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A Morbid Sense of Pride

Once you’ve decided to adopt a new view of safety, and want to help an organization change, how do you know if you are changing anything? How do you know if you are successful? Especially considering the total organization overhaul you hope to achieve. It can be useful to identify some markers somewhere between nothing, and total success. What are some markers that demonstrate we are on our way?

A recent incident, which involved a system I am partially accountable/responsible for, left me with a morbid sense of pride. After the initial response and immediate aftermath. I took a step back and looked at how I and my organization responded. While I would not say my organization is operating with a new view mentality, the incident was a high water mark in terms of progress. It’s easy to find faults in any system. So, most importantly, seeing the markers of progress is the most important outcome.

Important context, this incident was bad enough that it was triaged to a high level of severity. With high levels of severity come high levels of scrutiny. While it can be easier to try new things when the pressure is lower, arguably if you can’t use new tools in your most high-pressure situations they may not be valuable.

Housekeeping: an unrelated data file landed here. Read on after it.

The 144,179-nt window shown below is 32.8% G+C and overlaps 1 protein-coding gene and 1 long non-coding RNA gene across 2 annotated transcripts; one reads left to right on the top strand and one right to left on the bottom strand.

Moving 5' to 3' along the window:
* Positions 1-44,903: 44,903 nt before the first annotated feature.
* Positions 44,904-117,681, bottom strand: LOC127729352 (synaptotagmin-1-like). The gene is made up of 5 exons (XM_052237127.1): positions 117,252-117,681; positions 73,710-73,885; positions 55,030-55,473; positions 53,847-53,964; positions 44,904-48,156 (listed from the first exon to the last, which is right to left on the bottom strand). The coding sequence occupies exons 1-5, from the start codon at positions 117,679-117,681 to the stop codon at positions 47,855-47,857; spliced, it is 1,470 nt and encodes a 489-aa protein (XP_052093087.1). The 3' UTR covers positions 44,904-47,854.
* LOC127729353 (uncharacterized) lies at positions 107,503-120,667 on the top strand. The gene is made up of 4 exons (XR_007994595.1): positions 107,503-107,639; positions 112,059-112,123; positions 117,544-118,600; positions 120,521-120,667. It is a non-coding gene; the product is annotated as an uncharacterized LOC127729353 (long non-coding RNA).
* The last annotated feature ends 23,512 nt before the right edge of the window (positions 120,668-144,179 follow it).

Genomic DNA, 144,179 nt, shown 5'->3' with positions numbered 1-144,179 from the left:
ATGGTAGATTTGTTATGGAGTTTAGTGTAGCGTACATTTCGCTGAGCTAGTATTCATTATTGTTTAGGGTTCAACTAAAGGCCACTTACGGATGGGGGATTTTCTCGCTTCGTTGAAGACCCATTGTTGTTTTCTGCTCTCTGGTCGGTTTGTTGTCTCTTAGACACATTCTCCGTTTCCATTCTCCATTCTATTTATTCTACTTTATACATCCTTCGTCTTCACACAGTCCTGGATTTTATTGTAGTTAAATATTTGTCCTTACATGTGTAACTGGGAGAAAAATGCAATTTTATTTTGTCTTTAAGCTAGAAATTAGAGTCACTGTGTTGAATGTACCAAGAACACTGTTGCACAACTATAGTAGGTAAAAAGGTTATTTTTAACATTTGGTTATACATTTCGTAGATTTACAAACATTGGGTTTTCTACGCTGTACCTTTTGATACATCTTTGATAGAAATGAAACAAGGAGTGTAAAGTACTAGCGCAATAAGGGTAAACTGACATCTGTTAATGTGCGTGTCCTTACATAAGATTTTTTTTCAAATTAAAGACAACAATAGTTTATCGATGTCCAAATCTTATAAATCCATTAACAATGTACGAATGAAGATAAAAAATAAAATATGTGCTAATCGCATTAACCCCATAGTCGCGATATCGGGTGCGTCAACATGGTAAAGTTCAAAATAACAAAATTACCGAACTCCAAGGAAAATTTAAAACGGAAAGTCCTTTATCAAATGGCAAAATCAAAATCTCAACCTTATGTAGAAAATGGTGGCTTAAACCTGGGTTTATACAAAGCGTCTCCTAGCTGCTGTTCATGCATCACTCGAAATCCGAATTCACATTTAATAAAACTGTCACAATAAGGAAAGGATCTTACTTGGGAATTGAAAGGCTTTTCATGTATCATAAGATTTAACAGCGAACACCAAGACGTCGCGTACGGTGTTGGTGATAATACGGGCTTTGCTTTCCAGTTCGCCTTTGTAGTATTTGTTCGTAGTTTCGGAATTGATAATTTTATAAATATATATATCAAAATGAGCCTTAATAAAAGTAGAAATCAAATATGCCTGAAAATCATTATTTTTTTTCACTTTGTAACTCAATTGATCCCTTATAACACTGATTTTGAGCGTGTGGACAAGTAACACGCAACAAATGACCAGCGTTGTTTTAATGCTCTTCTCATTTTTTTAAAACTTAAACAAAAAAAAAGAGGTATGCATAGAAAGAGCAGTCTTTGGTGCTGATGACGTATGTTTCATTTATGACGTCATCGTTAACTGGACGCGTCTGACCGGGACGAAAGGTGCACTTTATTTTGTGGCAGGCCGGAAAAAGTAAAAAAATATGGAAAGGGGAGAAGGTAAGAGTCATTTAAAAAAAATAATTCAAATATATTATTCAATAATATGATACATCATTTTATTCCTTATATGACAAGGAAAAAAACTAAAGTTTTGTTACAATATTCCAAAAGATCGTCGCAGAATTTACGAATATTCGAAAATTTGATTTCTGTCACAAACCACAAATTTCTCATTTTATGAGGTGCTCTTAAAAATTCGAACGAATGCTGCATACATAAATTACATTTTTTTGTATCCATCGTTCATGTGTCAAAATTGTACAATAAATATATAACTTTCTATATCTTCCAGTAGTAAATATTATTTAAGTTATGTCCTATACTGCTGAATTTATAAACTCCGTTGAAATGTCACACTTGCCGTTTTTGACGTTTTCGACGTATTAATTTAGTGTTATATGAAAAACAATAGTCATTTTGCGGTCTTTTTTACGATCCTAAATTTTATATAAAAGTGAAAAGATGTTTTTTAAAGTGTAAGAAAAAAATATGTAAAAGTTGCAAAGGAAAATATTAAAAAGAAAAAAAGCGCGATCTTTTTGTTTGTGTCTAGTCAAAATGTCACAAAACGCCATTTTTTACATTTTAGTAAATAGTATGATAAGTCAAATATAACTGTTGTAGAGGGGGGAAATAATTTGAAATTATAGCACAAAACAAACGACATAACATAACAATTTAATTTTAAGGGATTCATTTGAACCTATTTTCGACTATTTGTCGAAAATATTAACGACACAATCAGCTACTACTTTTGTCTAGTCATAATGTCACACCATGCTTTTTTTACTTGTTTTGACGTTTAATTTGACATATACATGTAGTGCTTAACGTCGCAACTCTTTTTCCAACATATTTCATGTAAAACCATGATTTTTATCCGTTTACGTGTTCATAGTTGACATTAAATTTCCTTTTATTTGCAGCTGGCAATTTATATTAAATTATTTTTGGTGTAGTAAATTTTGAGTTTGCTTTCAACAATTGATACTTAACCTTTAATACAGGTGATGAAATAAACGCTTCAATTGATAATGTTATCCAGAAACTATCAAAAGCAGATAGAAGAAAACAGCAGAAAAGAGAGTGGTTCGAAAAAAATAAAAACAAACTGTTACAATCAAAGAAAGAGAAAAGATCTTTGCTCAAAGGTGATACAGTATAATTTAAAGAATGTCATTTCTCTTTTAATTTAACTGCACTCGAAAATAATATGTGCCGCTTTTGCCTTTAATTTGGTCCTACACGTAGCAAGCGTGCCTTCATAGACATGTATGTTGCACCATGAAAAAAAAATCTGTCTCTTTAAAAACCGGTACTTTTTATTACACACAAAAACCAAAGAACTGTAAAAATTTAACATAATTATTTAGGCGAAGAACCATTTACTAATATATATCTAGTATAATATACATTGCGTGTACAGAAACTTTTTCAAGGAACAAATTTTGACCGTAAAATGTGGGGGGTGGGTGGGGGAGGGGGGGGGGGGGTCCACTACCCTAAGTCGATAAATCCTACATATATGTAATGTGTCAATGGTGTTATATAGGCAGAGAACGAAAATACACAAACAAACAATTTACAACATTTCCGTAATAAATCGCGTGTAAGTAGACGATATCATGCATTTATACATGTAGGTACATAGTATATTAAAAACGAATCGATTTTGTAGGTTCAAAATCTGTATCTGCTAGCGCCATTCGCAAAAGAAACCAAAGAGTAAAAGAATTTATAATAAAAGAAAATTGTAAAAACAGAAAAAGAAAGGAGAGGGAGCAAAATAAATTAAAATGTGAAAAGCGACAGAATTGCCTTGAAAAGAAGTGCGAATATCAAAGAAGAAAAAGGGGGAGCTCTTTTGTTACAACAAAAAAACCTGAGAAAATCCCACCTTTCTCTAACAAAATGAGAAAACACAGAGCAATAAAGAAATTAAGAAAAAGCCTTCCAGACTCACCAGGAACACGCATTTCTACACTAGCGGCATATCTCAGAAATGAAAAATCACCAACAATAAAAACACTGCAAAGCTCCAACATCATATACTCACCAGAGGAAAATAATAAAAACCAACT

That being said. I was proud of this incident for a few reasons:

  1. We were supported and surrounded by people taking practical, responsible, and novel action.
  2. We are creating demand for learning reviews and generating valuable insights in the process.
  3. I was able to stay calm.

In incident response and investigation these are not things we can take for granted. In some cases we built them, but in some cases we just got lucky. In all cases their presence is progress.

Practical, Responsible, and Novel

If your goal is to change the cultural defaults and adopt a new view of incidents and safety, high-severity events can be a major test. All things being equal, under those circumstances, your organization will revert to the mean. It will do whatever the cultural defaults are. If you have a well-worn process, it will do that. If you don’t have a process people will still probably have questions. People’s internal sense of justice will want answers. If your goal is to try something new, some effort will have to be made to create a different outcome.